For more than two years, voters have heard Democrats accuse Republicans of trying to undermine confidence in the American democratic system.
The charge was thrown about repeatedly in the 2016 presidential election, when Democrats said then-candidate Donald Trump’s contention that the election might be “rigged” would undercut faith in the system. Democrats, and many in the media, pressed Trump to promise to accept the election results. (When Trump won, the question was turned around, and Democrats were the ones who had difficulty accepting the voters’ decision.)
This year, during campaigning for midterm elections, some Democrats again charged that Republicans were trying to undermine the electoral system by suppressing the vote in key races. The talk was particularly intense during the governor’s race in Georgia.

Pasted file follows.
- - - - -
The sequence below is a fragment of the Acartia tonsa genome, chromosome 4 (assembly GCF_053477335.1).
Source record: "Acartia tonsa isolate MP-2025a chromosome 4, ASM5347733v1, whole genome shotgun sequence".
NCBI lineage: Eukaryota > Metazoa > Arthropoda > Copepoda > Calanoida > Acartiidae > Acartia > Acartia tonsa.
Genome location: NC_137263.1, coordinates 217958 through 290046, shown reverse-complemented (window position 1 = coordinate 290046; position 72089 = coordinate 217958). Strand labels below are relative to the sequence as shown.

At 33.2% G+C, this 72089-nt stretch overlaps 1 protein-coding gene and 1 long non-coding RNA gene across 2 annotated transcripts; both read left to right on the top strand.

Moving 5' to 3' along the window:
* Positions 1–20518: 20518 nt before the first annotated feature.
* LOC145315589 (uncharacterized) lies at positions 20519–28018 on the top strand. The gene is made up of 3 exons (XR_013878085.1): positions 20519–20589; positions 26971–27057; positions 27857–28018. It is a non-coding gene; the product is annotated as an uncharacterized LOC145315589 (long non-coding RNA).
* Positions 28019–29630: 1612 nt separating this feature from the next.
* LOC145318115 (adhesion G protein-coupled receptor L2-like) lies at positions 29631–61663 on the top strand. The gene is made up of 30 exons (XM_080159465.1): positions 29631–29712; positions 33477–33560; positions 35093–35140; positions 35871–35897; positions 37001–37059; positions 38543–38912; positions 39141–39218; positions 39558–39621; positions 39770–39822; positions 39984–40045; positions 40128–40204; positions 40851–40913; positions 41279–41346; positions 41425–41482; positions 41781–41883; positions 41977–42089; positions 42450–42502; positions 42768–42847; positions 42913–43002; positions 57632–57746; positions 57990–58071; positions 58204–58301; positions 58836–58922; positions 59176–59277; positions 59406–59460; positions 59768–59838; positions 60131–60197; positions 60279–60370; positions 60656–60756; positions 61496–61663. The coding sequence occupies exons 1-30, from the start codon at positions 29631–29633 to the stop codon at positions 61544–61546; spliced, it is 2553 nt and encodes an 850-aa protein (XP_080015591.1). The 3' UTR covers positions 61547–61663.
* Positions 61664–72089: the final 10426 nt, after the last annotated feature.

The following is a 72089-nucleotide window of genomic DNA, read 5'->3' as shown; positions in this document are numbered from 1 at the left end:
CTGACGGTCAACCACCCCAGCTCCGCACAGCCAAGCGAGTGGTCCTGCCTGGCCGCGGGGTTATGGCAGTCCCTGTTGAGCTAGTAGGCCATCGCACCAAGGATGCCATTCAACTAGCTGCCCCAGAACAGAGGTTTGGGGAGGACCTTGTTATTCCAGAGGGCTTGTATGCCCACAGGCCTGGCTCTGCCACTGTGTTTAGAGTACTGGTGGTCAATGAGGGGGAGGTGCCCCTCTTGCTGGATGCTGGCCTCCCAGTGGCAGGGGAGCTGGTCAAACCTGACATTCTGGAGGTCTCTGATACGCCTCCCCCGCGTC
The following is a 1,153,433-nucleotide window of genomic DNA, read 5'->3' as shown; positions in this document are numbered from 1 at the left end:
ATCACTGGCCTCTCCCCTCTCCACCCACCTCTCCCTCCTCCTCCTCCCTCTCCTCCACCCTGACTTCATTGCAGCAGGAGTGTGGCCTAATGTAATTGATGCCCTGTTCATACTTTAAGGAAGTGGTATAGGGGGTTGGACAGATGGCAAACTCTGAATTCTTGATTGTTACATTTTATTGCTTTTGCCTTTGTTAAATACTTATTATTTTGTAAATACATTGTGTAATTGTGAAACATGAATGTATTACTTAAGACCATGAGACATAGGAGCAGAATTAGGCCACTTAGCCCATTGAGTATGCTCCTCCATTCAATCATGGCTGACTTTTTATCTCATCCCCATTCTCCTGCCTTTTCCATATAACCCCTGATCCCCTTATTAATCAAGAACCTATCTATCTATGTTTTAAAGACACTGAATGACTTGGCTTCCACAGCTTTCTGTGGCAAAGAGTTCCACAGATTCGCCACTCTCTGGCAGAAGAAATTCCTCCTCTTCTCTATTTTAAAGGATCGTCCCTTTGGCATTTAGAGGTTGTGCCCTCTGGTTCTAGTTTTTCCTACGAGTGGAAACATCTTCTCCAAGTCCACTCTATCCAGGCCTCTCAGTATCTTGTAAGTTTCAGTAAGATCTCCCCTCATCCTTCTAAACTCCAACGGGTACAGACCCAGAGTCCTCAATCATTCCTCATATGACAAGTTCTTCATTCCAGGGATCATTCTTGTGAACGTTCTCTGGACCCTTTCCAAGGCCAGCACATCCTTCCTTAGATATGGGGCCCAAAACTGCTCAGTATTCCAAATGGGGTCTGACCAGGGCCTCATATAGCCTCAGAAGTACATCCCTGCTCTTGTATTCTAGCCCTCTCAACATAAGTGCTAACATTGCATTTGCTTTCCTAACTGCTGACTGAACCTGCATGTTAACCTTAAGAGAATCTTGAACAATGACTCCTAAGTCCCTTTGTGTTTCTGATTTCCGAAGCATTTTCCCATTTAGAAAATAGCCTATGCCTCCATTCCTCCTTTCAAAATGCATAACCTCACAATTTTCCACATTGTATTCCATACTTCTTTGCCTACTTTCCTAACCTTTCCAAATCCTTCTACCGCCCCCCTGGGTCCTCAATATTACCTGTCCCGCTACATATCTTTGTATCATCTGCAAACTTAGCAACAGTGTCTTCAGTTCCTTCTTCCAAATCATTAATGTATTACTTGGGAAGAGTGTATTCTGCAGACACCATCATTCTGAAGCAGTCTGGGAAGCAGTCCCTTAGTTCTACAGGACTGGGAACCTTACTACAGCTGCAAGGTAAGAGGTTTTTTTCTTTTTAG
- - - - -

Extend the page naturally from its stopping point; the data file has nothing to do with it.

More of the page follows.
Well before Election Day, Democrat Stacey Abrams accused her Republican opponent, Georgia secretary of state Brian Kemp, of using his office to throw minority voters off the rolls.
“He disproportionately purged voters of color,” Abrams said on “The View” about a week before the election. “That’s problematic because regardless of intent, the result is that racial bias has been injected into our system and undermines confidence in our democracy.”
After the voting, some of Abrams’ supporters openly accused Kemp of rigging the election.
“I think that Stacey Abrams’ election is being stolen from her,” said New Jersey Democratic Sen. Cory Booker.